When reporters asked Kellyanne Conway, Donald Trump's campaign manager, when the president-elect would be selecting a chief of staff, all she would say on Saturday was, "It's imminent."
Which makes a lot of sense. When President Barack Obama was first elected in 2008, he announced his chief of staff a couple days after the election. When George W. Bush first won in 2000, he took about two weeks to give his pick.
But who Trump picks is more important than when the choice is made, and many are watching to see if Republican National Committee Chairman Reince Priebus gets the job.
Remember that many top Republicans in Congress publicly opposed Trump during his campaign. Priebus, however, worked hard to unite the party around its candidate.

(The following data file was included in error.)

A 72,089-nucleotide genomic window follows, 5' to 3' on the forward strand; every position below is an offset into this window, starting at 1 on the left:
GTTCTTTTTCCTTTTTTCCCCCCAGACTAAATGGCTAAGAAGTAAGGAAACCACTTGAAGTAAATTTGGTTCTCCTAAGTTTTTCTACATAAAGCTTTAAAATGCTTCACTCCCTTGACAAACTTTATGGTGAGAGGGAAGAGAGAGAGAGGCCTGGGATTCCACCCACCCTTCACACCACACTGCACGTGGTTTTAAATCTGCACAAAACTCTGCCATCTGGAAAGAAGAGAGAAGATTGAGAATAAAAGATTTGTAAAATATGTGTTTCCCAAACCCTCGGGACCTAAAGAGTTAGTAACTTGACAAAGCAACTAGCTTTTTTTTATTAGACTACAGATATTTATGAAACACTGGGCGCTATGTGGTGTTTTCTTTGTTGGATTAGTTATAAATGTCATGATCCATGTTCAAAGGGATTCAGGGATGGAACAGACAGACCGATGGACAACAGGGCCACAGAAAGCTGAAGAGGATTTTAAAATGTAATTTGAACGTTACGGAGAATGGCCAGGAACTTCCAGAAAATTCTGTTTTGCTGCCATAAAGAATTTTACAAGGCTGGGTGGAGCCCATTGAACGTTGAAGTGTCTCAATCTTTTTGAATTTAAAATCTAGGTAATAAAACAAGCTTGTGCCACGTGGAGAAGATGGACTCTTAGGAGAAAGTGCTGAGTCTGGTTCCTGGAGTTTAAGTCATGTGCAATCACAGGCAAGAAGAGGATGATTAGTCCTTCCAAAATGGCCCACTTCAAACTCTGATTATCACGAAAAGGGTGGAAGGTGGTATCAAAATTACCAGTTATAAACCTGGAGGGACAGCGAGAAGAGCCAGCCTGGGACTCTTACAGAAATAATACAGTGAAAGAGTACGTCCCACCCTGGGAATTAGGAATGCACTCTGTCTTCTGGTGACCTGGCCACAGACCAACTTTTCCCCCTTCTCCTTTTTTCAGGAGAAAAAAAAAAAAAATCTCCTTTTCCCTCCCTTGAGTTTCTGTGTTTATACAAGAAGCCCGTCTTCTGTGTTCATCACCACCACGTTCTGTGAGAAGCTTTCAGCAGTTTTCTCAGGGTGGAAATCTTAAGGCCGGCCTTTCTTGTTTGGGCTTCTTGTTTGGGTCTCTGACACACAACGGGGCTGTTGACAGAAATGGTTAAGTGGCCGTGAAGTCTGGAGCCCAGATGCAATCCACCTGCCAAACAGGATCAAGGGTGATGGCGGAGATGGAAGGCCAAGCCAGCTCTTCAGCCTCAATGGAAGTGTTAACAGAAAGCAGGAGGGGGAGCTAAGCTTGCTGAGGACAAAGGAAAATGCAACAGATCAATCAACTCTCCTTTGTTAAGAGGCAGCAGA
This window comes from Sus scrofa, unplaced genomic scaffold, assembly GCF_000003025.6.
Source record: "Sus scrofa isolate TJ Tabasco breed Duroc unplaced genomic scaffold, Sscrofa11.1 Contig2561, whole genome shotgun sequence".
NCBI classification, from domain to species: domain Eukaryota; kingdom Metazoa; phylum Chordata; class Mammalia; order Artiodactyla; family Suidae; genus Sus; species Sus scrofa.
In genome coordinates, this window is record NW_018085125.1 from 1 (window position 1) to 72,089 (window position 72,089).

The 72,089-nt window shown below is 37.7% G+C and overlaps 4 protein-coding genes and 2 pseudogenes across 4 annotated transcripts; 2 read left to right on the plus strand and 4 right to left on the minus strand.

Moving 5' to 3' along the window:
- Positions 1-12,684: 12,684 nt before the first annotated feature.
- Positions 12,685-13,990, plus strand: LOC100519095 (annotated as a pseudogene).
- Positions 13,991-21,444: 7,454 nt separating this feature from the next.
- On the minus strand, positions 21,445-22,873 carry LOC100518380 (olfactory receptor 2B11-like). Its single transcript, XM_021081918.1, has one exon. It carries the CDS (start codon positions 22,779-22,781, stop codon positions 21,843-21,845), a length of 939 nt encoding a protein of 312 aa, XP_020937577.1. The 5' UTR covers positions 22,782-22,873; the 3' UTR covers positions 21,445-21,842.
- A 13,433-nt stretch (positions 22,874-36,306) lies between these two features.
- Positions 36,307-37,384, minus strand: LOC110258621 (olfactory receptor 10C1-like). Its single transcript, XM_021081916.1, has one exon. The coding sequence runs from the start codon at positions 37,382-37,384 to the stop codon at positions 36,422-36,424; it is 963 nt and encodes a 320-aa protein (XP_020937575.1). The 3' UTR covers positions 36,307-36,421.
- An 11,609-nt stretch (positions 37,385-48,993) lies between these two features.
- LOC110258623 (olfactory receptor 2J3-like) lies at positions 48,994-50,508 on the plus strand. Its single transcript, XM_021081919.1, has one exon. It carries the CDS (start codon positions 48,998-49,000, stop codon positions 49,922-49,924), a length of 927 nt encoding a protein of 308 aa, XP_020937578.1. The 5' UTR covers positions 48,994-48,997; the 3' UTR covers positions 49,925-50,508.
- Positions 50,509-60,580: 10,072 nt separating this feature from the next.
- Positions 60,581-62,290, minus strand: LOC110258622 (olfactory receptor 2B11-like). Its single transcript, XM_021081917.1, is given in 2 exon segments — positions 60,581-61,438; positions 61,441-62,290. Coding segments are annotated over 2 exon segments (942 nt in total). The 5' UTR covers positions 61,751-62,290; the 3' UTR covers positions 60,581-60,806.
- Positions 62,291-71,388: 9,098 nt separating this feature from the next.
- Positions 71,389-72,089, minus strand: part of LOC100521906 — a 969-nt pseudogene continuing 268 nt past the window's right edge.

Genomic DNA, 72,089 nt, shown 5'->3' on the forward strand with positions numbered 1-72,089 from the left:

By picking the leader of the party as his right-hand man, Trump could ease the party's concerns with someone he trusts.
House Speaker Paul Ryan and Senate Majority Leader Mitch McConnell ��� neither of whom gave Trump tremendous support during his campaign ��� are both reportedly pushing him to pick Priebus.
The downside is that as the leader of the Republican Party, Priebus is almost the definition of "establishment" ��� the very thing Trump said he was going to turn upside down during his campaign. Picking Priebus could alienate a large number of Trump's supporters.
Many outlets have also suggested Breitbart CEO Steve Bannon is someone Trump is considering.
Bannon has been called a confidante of Trump's, and his news site was often labeled far from neutral in its reporting during the election season.
We should also note that Conway said she's been offered a job with Trump's presidency but wouldn't give details on her new role.
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